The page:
When did Jesus rise from the rich man's tomb? The world—because of tradition—says Sunday, but the Bible reveals the only possible timing of His resurrection.
The timing of Jesus Christ's resurrection has nothing to do with establishing which day God made holy, and everything to do with whether He is the Messiah.
There is more corroboration of evidence for the existence of Jesus Christ and His life experiences than that regarding Alexander the Great or Julius Caesar.
Jesus perfectly fulfilled the Old Testament types, slain as the Passover Lamb, resurrected with the cutting of the wavesheaf, and ascended to His Father at the time of the waving of the sheaf.
We must be careful not to be satisfied with the basic truth that Jesus was resurrected, for if we do, we miss the magnificence and significance of the event.
Christ's resurrection is of paramount importance to us, because Jesus alone has the keys to our own resurrection and eternal life as firstfruits.
Jesus said He would be 3 days and 3 nights in the tomb, but that is impossible in a Friday crucifixion, Sunday resurrection scenario. Here's the biblical truth.
It is revealed that Jesus was Emmanuel—that is, "God with us"—GOD in the human flesh. He was both God and man. He was divine, as well as human. Can God die? Was Jesus really dead, or did only His body die? Was Jesus the Divine One alive . . .
Peter's statement that Jesus 'preached to the spirits in prison' has baffled many a Bible student. The traditional interpretation is woefully off-base.
The doctrine of resurrection is one of the chief teachings of Christianity. In fact, our very hope hangs on it! For those of us called and chosen in this age, the first resurrection is especially vital.
Neither Christmas or Easter appear in the Feasts of the Lord, but we find plenty of emphasis on the resurrection and ascension of Christ in the Holy Days.
Matthew 27:52 informs us that more than one resurrection occurred during Passover week in AD 31! This article summarizes the types of resurrections that appear in God's Word, and uses this information to provide answers to the many questions that arise abo. . .
There are three components to Christ's composite sacrifice for our salvation: His death through the shedding of His blood, His body, and His resurrection.
Our lives revolve around the hope of a resurrection from the dead. Hope, deriving from Christ's resurrection, gives faith and love impetus and energy.
John Ritenbaugh reminds us that we do not have immortality as a birthright (the lie which Satan told Eve), but that God is the sole source, making our relationship with God and God's judgment the most important focus of our life. One common denominator in . . .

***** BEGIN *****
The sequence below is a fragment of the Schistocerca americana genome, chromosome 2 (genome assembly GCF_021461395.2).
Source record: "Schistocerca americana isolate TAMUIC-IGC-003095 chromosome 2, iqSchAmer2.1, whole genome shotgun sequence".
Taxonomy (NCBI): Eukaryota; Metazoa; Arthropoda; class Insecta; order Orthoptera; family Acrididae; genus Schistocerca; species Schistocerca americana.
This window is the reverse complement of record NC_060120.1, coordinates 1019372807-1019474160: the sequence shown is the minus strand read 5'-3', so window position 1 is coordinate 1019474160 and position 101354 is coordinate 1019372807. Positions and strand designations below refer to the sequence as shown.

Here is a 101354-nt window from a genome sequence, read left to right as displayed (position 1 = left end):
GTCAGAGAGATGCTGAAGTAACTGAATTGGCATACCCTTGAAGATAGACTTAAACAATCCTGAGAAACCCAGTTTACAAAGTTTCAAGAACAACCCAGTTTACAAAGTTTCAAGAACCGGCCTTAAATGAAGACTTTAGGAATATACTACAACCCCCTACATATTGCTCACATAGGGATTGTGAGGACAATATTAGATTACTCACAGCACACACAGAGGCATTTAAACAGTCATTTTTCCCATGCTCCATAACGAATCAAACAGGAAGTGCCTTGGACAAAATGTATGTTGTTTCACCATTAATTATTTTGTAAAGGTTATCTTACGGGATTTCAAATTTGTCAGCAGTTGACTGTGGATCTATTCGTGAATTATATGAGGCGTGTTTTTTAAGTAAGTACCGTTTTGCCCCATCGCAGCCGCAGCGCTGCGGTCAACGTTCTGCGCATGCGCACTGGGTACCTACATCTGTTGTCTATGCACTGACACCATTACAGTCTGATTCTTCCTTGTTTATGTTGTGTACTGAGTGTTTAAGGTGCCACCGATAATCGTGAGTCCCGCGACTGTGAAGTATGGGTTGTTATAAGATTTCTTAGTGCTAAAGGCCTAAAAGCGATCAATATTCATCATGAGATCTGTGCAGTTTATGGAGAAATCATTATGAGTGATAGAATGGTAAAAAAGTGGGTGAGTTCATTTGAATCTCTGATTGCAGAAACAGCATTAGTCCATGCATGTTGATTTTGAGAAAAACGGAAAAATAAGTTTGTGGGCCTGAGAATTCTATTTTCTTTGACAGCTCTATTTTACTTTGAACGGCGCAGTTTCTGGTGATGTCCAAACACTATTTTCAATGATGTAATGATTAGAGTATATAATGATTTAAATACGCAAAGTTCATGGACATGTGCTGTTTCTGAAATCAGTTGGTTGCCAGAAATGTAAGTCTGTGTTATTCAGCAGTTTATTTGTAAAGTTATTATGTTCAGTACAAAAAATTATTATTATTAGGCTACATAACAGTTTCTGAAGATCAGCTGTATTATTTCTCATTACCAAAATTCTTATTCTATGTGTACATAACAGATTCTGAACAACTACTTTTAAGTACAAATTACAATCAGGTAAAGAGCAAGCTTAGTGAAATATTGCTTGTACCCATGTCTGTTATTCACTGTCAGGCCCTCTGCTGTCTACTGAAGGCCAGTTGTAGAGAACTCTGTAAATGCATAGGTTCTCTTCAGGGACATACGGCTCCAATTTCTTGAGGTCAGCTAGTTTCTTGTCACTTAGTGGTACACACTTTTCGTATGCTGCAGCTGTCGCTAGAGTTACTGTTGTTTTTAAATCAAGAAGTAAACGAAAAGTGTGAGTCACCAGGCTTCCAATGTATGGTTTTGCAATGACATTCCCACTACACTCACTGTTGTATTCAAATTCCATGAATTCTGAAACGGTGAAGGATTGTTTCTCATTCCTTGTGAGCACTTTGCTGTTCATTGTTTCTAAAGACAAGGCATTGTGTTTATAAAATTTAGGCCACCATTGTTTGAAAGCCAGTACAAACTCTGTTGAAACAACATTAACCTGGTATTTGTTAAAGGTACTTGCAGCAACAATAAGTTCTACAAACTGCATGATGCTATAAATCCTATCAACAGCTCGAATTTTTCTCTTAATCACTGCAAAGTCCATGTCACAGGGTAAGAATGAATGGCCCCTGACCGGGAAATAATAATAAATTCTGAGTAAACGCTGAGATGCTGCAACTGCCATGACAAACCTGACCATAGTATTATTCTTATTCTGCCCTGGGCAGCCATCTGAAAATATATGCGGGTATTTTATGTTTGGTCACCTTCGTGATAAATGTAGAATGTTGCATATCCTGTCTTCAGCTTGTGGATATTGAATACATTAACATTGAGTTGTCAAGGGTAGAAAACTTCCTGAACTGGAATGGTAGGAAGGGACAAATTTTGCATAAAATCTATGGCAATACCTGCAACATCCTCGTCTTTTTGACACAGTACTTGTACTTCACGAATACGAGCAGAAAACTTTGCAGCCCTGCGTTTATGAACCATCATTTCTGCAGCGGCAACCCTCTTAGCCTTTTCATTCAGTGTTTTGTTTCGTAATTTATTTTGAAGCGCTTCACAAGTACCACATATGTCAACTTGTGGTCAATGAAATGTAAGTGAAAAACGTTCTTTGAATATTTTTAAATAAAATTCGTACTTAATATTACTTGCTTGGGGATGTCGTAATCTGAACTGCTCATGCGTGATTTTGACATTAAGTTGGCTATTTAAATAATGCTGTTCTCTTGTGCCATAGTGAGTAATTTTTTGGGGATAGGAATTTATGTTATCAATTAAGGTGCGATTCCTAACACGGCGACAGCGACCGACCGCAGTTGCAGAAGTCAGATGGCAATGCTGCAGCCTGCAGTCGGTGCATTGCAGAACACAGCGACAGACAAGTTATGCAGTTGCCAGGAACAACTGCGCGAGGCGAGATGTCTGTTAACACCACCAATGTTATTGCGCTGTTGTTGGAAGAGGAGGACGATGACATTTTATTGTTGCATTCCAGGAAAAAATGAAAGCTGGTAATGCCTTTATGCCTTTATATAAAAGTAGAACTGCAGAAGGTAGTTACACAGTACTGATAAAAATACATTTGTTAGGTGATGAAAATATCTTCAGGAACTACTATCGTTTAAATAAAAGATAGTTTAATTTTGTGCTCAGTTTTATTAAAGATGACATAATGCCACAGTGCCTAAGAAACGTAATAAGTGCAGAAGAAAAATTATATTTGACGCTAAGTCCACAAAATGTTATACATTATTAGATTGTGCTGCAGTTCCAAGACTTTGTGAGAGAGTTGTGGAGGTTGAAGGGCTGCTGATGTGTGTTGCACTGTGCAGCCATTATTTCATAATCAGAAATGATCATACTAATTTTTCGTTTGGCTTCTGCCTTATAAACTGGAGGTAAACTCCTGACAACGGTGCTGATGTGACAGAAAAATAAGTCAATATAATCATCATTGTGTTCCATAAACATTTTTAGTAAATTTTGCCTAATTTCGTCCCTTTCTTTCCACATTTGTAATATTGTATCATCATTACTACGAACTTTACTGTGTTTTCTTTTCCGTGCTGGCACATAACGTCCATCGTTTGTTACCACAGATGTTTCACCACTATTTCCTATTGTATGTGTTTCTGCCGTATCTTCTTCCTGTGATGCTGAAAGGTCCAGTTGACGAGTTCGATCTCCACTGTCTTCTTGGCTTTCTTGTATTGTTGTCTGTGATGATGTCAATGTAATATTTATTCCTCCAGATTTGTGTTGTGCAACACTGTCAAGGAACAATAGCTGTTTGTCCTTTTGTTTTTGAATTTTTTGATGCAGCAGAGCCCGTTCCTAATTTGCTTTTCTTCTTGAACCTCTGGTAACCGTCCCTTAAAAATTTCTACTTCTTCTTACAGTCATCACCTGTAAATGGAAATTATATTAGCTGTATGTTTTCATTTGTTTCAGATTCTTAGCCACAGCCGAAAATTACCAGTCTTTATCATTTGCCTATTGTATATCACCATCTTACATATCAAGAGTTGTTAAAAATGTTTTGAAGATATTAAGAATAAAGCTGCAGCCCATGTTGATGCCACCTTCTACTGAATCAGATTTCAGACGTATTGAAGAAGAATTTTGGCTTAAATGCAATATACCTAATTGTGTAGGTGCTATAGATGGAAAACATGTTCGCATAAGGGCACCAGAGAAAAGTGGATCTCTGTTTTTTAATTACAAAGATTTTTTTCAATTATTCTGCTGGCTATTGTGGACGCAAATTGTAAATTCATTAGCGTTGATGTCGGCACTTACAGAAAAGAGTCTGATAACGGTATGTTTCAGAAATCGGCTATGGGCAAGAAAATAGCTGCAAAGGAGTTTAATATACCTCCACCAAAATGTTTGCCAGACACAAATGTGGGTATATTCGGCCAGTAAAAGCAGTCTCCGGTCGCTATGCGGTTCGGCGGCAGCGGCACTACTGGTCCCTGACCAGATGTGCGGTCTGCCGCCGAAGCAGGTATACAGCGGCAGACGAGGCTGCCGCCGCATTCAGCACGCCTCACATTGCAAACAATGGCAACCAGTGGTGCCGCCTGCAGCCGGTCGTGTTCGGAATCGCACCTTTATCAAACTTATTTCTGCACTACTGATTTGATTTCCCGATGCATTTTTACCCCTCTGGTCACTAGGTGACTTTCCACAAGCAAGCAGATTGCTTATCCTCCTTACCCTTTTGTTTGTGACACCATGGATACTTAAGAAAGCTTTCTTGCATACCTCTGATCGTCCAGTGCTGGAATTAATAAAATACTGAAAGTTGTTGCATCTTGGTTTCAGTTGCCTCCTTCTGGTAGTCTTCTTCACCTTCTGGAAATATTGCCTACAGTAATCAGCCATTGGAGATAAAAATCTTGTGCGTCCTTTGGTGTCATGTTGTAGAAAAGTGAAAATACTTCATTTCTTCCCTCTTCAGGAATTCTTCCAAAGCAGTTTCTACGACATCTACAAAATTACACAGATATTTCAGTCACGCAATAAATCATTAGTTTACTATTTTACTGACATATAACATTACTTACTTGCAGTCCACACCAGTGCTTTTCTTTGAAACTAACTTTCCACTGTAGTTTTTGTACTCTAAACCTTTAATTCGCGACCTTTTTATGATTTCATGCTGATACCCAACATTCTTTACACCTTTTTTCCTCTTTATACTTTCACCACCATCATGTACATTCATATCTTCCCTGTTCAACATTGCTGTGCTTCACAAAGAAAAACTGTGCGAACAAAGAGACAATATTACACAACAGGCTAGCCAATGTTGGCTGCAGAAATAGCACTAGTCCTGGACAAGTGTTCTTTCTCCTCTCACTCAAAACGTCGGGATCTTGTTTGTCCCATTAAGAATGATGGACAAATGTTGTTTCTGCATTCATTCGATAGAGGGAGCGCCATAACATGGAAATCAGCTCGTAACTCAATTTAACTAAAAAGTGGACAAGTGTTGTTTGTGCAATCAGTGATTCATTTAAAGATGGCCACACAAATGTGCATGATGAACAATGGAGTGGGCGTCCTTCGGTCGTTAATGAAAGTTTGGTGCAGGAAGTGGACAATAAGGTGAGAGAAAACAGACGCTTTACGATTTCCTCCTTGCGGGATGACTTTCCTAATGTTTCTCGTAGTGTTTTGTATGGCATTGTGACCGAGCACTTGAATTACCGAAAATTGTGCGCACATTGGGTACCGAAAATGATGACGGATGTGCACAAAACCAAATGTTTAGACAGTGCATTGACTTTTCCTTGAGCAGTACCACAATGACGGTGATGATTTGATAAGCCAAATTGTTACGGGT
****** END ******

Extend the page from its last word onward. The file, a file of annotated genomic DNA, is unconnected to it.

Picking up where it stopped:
Martin Collins, asking why Christians must endure such horrendous persecution and struggle, asserts that Paul warned in Acts 5 that the church would always be in danger of deception from within and opposition from without. "Opposition from without&quo. . .
Martin Collins, affirming that the thing that sets Christians apart from others is that they believe Jesus Christ rose from the dead and that He is alive and actively interceding for us right now, admonished us to know, follow, and strive to conform to Chr. . .
A new lie alleges that a tomb has been found with the remains of Jesus, Mary Magdalene, and their alleged son Judah. It may undermine the faith of many.
Focusing upon the post-resurrection accounts of Christ's ministry, Richard Ritenbaugh sees parallels between the reactions of the disciples and our own during times of upheaval: (1) displaying a state of shock, fear, and disbelief (2) having been condition. . .
A scriptural explanation of the time of Christ's death, burial and resurrection, showing that He died on a Wednesday and rose from the dead on the Sabbath.
This past Sunday, March 4, the Discovery Channel aired Titanic-producer/director James Cameron's controversial documentary, The Lost Tomb of Jesus. ...
Human tradition and Bible truth regarding the timing of Christ's crucifixion and resurrection do not square. Here is the overwhelming chronological evidence.
Redemption is useless to mortal beings without God's gift of eternal life (I Corinthians 15:19), which God made possible through Christ's resurrection.
Richard Ritenbaugh, focusing on the significance of the third day as a biblical motif, reiterates that the third day indicates a colossal turn-around from hopelessness and despair to victory and jubilation. The motif is also displayed in a secular event, t. . .
Most of Protestant and Catholic theology is immersed in pagan concepts of hell, reinforced by Dante's Inferno. Here is what the Bible says, without tradition.
Our hope is founded on Jesus rising from the dead. If there is no resurrection, our faith is worthless; if Christ did not rise, we are still under condemnation.
We in God's church generally know very little about the wavesheaf offering, even though it represents one of the most significant acts of God's Plan: the resurrection and ascension of Jesus Christ! John Ritenbaugh explains its relevance to us today.
Since the church no longer keeps the Passover with the slaughter of a lamb, we miss important and poignant details that could enhance our observance.
The Bible clearly explains that Jesus of Nazareth's father was God and His mother was Mary, a human. What, then, was His nature? Was He a man? Was He divine? John Ritenbaugh urges us to understand Him as the Bible explains it.
Though it may sound pretentious or even blasphemous, God's Word shows that we will become literal offspring of the Eternal God, sharing His name and nature.
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